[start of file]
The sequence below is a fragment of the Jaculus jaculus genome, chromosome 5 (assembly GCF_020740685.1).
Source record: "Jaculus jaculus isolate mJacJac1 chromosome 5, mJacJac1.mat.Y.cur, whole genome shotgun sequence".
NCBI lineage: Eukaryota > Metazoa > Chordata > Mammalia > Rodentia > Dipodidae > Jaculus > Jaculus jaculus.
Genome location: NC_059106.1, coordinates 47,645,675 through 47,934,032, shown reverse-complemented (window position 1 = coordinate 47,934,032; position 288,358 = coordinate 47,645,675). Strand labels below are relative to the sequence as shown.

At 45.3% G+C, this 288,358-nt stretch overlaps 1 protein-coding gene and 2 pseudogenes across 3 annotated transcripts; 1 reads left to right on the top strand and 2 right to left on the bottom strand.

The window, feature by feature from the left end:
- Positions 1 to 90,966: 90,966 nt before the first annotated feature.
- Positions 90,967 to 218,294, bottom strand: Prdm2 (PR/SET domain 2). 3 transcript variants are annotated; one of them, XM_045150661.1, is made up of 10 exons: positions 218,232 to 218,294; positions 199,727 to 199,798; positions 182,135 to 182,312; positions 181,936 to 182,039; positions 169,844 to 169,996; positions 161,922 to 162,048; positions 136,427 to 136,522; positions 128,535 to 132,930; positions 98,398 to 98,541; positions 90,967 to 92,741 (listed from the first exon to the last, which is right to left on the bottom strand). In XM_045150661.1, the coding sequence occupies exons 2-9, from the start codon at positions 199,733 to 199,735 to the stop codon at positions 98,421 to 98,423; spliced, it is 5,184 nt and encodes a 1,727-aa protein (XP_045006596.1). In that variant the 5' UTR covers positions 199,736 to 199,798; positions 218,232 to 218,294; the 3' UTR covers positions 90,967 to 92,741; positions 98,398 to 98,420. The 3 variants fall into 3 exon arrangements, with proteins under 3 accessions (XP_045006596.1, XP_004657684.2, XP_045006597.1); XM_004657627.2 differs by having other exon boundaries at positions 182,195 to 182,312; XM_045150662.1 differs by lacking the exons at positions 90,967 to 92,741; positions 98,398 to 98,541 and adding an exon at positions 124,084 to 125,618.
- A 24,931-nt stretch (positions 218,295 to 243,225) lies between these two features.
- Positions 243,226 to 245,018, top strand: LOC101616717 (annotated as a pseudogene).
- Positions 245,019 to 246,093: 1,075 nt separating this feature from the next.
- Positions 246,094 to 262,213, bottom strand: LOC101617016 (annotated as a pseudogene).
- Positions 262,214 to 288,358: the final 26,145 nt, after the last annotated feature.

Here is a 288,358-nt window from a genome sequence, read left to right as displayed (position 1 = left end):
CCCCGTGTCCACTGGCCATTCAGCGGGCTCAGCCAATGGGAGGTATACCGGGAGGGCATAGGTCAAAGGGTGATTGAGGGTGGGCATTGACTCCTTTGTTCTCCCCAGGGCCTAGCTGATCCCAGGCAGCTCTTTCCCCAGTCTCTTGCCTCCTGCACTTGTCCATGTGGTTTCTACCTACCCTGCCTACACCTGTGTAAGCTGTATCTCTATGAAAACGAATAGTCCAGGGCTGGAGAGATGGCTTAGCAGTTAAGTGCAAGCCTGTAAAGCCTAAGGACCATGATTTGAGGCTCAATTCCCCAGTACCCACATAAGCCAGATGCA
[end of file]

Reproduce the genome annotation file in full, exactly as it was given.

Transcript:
The sequence below is a fragment of the Jaculus jaculus genome, chromosome 5 (assembly GCF_020740685.1).
Source record: "Jaculus jaculus isolate mJacJac1 chromosome 5, mJacJac1.mat.Y.cur, whole genome shotgun sequence".
NCBI lineage: Eukaryota > Metazoa > Chordata > Mammalia > Rodentia > Dipodidae > Jaculus > Jaculus jaculus.
Genome location: NC_059106.1, coordinates 47,645,675 through 47,934,032, shown reverse-complemented (window position 1 = coordinate 47,934,032; position 288,358 = coordinate 47,645,675). Strand labels below are relative to the sequence as shown.

At 45.3% G+C, this 288,358-nt stretch overlaps 1 protein-coding gene and 2 pseudogenes across 3 annotated transcripts; 1 reads left to right on the top strand and 2 right to left on the bottom strand.

The window, feature by feature from the left end:
- Positions 1 to 90,966: 90,966 nt before the first annotated feature.
- Positions 90,967 to 218,294, bottom strand: Prdm2 (PR/SET domain 2). 3 transcript variants are annotated; one of them, XM_045150661.1, is made up of 10 exons: positions 218,232 to 218,294; positions 199,727 to 199,798; positions 182,135 to 182,312; positions 181,936 to 182,039; positions 169,844 to 169,996; positions 161,922 to 162,048; positions 136,427 to 136,522; positions 128,535 to 132,930; positions 98,398 to 98,541; positions 90,967 to 92,741 (listed from the first exon to the last, which is right to left on the bottom strand). In XM_045150661.1, the coding sequence occupies exons 2-9, from the start codon at positions 199,733 to 199,735 to the stop codon at positions 98,421 to 98,423; spliced, it is 5,184 nt and encodes a 1,727-aa protein (XP_045006596.1). In that variant the 5' UTR covers positions 199,736 to 199,798; positions 218,232 to 218,294; the 3' UTR covers positions 90,967 to 92,741; positions 98,398 to 98,420. The 3 variants fall into 3 exon arrangements, with proteins under 3 accessions (XP_045006596.1, XP_004657684.2, XP_045006597.1); XM_004657627.2 differs by having other exon boundaries at positions 182,195 to 182,312; XM_045150662.1 differs by lacking the exons at positions 90,967 to 92,741; positions 98,398 to 98,541 and adding an exon at positions 124,084 to 125,618.
- A 24,931-nt stretch (positions 218,295 to 243,225) lies between these two features.
- Positions 243,226 to 245,018, top strand: LOC101616717 (annotated as a pseudogene).
- Positions 245,019 to 246,093: 1,075 nt separating this feature from the next.
- Positions 246,094 to 262,213, bottom strand: LOC101617016 (annotated as a pseudogene).
- Positions 262,214 to 288,358: the final 26,145 nt, after the last annotated feature.

Here is a 288,358-nt window from a genome sequence, read left to right as displayed (position 1 = left end):
CCCCGTGTCCACTGGCCATTCAGCGGGCTCAGCCAATGGGAGGTATACCGGGAGGGCATAGGTCAAAGGGTGATTGAGGGTGGGCATTGACTCCTTTGTTCTCCCCAGGGCCTAGCTGATCCCAGGCAGCTCTTTCCCCAGTCTCTTGCCTCCTGCACTTGTCCATGTGGTTTCTACCTACCCTGCCTACACCTGTGTAAGCTGTATCTCTATGAAAACGAATAGTCCAGGGCTGGAGAGATGGCTTAGCAGTTAAGTGCAAGCCTGTAAAGCCTAAGGACCATGATTTGAGGCTCAATTCCCCAGTACCCACATAAGCCAGATGCA